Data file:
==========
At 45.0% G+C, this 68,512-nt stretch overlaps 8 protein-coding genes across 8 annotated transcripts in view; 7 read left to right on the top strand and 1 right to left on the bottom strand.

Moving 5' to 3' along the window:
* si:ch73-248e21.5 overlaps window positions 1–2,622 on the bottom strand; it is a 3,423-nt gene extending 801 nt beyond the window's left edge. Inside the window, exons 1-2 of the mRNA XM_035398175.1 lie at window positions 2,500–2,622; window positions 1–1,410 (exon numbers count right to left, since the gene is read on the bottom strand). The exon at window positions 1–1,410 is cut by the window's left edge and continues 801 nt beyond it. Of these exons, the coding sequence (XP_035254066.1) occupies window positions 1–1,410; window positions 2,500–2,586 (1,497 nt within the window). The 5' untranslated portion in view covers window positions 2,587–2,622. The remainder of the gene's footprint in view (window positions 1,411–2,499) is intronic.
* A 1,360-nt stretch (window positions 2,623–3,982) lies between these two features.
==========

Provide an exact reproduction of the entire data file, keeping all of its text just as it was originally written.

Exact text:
At 45.0% G+C, this 68,512-nt stretch overlaps 8 protein-coding genes across 8 annotated transcripts in view; 7 read left to right on the top strand and 1 right to left on the bottom strand.

Moving 5' to 3' along the window:
* si:ch73-248e21.5 overlaps window positions 1–2,622 on the bottom strand; it is a 3,423-nt gene extending 801 nt beyond the window's left edge. Inside the window, exons 1-2 of the mRNA XM_035398175.1 lie at window positions 2,500–2,622; window positions 1–1,410 (exon numbers count right to left, since the gene is read on the bottom strand). The exon at window positions 1–1,410 is cut by the window's left edge and continues 801 nt beyond it. Of these exons, the coding sequence (XP_035254066.1) occupies window positions 1–1,410; window positions 2,500–2,586 (1,497 nt within the window). The 5' untranslated portion in view covers window positions 2,587–2,622. The remainder of the gene's footprint in view (window positions 1,411–2,499) is intronic.
* A 1,360-nt stretch (window positions 2,623–3,982) lies between these two features.